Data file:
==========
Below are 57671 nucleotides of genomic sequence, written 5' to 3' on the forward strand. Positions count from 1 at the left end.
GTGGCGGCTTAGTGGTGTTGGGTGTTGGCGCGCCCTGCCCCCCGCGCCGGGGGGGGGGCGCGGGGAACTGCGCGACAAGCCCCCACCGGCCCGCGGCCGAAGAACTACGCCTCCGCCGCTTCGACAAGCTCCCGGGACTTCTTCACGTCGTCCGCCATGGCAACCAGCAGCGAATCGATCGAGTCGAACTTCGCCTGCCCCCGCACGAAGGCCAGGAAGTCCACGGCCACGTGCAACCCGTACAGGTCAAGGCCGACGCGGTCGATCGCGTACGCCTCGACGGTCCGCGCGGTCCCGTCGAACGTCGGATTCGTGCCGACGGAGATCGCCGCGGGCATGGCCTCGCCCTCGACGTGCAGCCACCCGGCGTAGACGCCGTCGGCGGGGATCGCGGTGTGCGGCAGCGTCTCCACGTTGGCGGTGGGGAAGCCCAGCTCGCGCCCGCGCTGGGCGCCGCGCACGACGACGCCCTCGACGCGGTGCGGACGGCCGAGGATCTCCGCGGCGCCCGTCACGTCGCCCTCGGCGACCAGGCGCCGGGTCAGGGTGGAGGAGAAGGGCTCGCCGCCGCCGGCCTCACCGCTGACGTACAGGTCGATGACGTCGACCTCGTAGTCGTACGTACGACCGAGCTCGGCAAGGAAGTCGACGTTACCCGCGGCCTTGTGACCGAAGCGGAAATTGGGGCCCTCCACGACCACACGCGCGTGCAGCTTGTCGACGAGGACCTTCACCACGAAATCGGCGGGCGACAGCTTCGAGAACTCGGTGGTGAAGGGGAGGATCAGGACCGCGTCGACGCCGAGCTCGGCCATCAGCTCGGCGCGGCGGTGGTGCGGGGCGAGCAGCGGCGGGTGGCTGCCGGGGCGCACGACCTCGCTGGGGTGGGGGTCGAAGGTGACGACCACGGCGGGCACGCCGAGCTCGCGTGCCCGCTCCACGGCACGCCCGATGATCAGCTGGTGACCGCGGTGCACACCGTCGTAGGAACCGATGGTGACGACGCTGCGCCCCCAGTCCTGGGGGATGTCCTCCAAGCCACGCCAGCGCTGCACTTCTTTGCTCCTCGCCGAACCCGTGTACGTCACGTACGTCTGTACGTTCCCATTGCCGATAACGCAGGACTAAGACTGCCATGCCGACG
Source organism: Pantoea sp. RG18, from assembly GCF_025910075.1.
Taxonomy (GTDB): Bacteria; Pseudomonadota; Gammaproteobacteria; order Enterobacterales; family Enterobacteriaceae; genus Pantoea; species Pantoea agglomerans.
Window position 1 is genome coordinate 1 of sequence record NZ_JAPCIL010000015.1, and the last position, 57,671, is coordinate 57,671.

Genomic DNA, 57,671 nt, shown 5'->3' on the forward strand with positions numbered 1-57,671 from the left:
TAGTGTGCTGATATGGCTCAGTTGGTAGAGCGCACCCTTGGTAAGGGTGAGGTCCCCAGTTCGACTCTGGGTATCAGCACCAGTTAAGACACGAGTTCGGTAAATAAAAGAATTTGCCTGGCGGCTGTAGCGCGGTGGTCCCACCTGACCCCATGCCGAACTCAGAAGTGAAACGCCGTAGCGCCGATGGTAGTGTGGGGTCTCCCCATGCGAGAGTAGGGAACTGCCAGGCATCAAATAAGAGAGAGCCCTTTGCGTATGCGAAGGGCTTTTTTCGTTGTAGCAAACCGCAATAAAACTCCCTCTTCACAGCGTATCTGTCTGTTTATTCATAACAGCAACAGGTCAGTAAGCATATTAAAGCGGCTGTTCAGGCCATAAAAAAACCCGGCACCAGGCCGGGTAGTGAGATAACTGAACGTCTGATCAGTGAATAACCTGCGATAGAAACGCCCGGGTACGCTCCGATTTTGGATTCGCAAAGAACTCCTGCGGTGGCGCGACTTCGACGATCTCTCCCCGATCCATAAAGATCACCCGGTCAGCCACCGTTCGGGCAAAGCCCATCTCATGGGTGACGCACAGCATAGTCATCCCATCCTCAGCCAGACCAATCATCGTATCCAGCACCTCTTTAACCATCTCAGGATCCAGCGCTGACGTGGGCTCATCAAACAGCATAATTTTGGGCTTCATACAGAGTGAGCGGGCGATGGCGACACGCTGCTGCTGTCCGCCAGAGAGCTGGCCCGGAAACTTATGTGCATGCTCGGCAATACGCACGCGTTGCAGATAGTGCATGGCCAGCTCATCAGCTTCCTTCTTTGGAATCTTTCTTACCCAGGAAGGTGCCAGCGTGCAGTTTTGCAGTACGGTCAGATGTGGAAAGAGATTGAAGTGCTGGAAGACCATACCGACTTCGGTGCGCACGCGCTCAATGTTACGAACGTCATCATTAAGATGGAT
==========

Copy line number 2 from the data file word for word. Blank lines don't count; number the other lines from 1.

GTGGCGGCTTAGTGGTGTTGGGTGTTGGCGCGCCCTGCCCCCCGCGCCGGGGGGGGGGCGCGGGGAACTGCGCGACAAGCCCCCACCGGCCCGCGGCCGAAGAACTACGCCTCCGCCGCTTCGACAAGCTCCCGGGACTTCTTCACGTCGTCCGCCATGGCAACCAGCAGCGAATCGATCGAGTCGAACTTCGCCTGCCCCCGCACGAAGGCCAGGAAGTCCACGGCCACGTGCAACCCGTACAGGTCAAGGCCGACGCGGTCGATCGCGTACGCCTCGACGGTCCGCGCGGTCCCGTCGAACGTCGGATTCGTGCCGACGGAGATCGCCGCGGGCATGGCCTCGCCCTCGACGTGCAGCCACCCGGCGTAGACGCCGTCGGCGGGGATCGCGGTGTGCGGCAGCGTCTCCACGTTGGCGGTGGGGAAGCCCAGCTCGCGCCCGCGCTGGGCGCCGCGCACGACGACGCCCTCGACGCGGTGCGGACGGCCGAGGATCTCCGCGGCGCCCGTCACGTCGCCCTCGGCGACCAGGCGCCGGGTCAGGGTGGAGGAGAAGGGCTCGCCGCCGCCGGCCTCACCGCTGACGTACAGGTCGATGACGTCGACCTCGTAGTCGTACGTACGACCGAGCTCGGCAAGGAAGTCGACGTTACCCGCGGCCTTGTGACCGAAGCGGAAATTGGGGCCCTCCACGACCACACGCGCGTGCAGCTTGTCGACGAGGACCTTCACCACGAAATCGGCGGGCGACAGCTTCGAGAACTCGGTGGTGAAGGGGAGGATCAGGACCGCGTCGACGCCGAGCTCGGCCATCAGCTCGGCGCGGCGGTGGTGCGGGGCGAGCAGCGGCGGGTGGCTGCCGGGGCGCACGACCTCGCTGGGGTGGGGGTCGAAGGTGACGACCACGGCGGGCACGCCGAGCTCGCGTGCCCGCTCCACGGCACGCCCGATGATCAGCTGGTGACCGCGGTGCACACCGTCGTAGGAACCGATGGTGACGACGCTGCGCCCCCAGTCCTGGGGGATGTCCTCCAAGCCACGCCAGCGCTGCACTTCTTTGCTCCTCGCCGAACCCGTGTACGTCACGTACGTCTGTACGTTCCCATTGCCGATAACGCAGGACTAAGACTGCCATGCCGACG